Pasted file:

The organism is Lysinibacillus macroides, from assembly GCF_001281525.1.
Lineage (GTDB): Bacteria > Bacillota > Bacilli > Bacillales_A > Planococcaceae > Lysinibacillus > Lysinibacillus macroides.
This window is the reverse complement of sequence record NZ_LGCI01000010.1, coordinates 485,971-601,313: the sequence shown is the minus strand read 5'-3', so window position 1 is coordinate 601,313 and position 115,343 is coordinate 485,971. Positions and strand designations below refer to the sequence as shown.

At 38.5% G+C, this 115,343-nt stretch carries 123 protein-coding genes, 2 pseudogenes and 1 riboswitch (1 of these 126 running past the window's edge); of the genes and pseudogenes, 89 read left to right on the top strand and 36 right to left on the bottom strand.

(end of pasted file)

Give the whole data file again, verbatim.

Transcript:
The organism is Lysinibacillus macroides, from assembly GCF_001281525.1.
Lineage (GTDB): Bacteria > Bacillota > Bacilli > Bacillales_A > Planococcaceae > Lysinibacillus > Lysinibacillus macroides.
This window is the reverse complement of sequence record NZ_LGCI01000010.1, coordinates 485,971-601,313: the sequence shown is the minus strand read 5'-3', so window position 1 is coordinate 601,313 and position 115,343 is coordinate 485,971. Positions and strand designations below refer to the sequence as shown.

At 38.5% G+C, this 115,343-nt stretch carries 123 protein-coding genes, 2 pseudogenes and 1 riboswitch (1 of these 126 running past the window's edge); of the genes and pseudogenes, 89 read left to right on the top strand and 36 right to left on the bottom strand.